AFT Pilot Projects, Including Two in Texas, Promote Community Engagement

Immediate challenges and long-term opportunities framed the discussion when state and local affiliates from nine states gathered in Washington, D.C., on November 10 for the launch of a pilot project designed to forge sustainable AFT ties in the communities where members live and work. Texas AFT’s two largest local affiliates—the Alliance-AFT in Dallas ISD and the Houston Federation of Teachers in Houston ISD—are participants in this project, and teams from each local were fully engaged at this week’s training sessions, along with Texas AFT President Linda Bridges.

The training, which follows through on a 2010 AFT resolution that puts coalition-building at the heart of AFT’s national, state, and local mission, drew more than 80 elected affiliate leaders and staff. A mix of small-group discussions and presentations provided information, expertise, and tools affiliates would need to build and nurture ongoing, mutually beneficial relationships with community partners, stakeholders, and allies when they returned home.

“This is a very important call to action,” and it comes at a time when public education unions and the labor movement are under assault and unfairly targeted for blame in the public arena, AFT Executive Vice President Lorretta Johnson told participants.

A two-way street paves the road to success in the public sector, stressed Johnson, who urged affiliates to engage with community groups around the community’s priorities as well as the union’s.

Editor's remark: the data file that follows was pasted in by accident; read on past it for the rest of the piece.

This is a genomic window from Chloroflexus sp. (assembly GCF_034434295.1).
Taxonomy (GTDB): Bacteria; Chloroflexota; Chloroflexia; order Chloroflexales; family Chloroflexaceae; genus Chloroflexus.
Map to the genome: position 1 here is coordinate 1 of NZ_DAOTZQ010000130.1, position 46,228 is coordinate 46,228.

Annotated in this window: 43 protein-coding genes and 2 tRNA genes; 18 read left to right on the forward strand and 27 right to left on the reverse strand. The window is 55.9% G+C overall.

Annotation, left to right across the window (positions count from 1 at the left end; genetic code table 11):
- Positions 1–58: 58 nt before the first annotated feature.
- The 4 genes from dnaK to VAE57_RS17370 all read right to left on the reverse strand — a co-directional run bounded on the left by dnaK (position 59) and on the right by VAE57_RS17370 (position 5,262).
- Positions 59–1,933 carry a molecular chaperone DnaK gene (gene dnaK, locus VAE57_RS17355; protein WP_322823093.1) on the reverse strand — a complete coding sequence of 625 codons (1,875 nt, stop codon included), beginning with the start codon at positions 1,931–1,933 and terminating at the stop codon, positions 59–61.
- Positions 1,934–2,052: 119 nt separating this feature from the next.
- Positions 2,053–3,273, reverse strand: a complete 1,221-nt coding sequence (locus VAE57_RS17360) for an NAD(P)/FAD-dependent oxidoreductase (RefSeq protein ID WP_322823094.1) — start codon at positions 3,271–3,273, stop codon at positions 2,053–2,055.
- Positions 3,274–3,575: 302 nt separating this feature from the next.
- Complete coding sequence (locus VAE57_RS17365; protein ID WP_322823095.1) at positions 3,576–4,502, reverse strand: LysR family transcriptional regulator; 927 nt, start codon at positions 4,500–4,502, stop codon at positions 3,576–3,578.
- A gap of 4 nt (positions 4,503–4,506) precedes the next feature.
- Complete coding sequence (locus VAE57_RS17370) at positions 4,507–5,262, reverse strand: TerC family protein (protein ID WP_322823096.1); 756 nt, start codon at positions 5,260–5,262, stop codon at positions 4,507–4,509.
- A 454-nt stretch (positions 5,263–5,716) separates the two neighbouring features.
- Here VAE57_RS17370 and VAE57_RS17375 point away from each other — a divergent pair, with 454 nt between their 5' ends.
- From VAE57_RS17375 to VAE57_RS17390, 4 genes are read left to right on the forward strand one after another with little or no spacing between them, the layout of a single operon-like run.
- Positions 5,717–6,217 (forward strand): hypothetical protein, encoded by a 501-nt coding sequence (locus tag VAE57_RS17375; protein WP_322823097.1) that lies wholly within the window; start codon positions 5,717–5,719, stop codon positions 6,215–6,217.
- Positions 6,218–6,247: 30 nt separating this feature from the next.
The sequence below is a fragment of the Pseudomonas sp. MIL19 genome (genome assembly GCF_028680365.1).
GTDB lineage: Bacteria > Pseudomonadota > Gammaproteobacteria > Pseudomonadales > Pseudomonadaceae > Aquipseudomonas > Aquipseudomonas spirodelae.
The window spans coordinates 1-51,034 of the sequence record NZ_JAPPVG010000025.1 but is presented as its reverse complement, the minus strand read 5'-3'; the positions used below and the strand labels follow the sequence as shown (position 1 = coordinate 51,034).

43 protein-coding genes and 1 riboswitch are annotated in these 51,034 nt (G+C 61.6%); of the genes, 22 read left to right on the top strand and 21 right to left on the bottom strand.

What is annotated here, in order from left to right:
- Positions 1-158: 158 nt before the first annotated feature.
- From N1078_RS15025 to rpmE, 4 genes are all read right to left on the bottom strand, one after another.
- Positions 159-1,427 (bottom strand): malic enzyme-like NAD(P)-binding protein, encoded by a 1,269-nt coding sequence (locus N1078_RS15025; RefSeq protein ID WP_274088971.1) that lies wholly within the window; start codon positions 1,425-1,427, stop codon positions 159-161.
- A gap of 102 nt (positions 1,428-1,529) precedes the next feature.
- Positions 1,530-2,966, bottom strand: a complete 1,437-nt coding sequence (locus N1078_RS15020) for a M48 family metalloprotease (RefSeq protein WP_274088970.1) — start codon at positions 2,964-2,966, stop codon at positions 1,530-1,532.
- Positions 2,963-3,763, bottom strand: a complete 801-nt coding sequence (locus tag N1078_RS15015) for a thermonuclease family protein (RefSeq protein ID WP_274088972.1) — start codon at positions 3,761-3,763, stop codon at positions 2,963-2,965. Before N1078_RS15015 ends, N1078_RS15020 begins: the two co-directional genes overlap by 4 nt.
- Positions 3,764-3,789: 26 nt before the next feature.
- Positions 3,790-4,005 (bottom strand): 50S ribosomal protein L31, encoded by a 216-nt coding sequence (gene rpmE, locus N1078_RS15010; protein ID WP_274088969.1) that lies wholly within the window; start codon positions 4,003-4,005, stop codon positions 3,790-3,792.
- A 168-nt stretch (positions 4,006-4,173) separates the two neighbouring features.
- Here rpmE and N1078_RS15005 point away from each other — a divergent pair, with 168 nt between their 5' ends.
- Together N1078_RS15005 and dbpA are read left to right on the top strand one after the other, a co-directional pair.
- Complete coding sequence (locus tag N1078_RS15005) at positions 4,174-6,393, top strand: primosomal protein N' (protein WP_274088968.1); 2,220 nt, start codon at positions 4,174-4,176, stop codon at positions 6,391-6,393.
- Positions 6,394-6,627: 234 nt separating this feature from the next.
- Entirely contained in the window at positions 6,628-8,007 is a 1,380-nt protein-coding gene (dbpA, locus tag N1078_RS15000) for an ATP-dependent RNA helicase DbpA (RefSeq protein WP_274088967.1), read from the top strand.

“It can’t only be about us and our issues. We have to be there when they have problems—be a part of their campaigns and give back,” Johnson said.

Johnson promised that every AFT department stands ready to assist pilot sites “as they set the tone for the rest of our affiliates” in this arena. The work begins with a concrete and organizationally supported plan, crafted by individual affiliates to fit the particular circumstances and opportunities in the communities they hail from.

Building effective community relationships is about as “old school” as the work gets at AFT, a union that put a premium on community engagement more than half a century ago, AFT President Randi Weingarten reminded the audience. Our challenge, she said, is to adapt this proven tool to challenging new terrain—a society where economic anxiety is driving the agenda and our first partners, the private-sector unions, have seen their ranks diminished after decades of attack. Today, the union must expand its reach and find common cause not only with the AFT’s long-standing friends in labor but also with parents, civic leaders, religious groups, local philanthropies, and community groups.

Communities genuinely want what AFT has to offer, Weingarten said–a membership committed to quality in the public services they provide, and a future for their children through schools made strong by hard-working, talented professionals “who are doing their damnedest to help each and every kid.”

Texas AFT’s Linda Bridges, who also serves as an AFT vice president and member of AFT’s executive committee, said the plan is to take this effort beyond the pilot locals and extend it to locals union-wide. “This coalition-building work has always been important, and in the current political climate it is more important than ever for all of us,” she said.

Besides Texas, the pilot states are Alabama, Florida, Michigan, Minnesota, Montana, New York, Ohio, and West Virginia.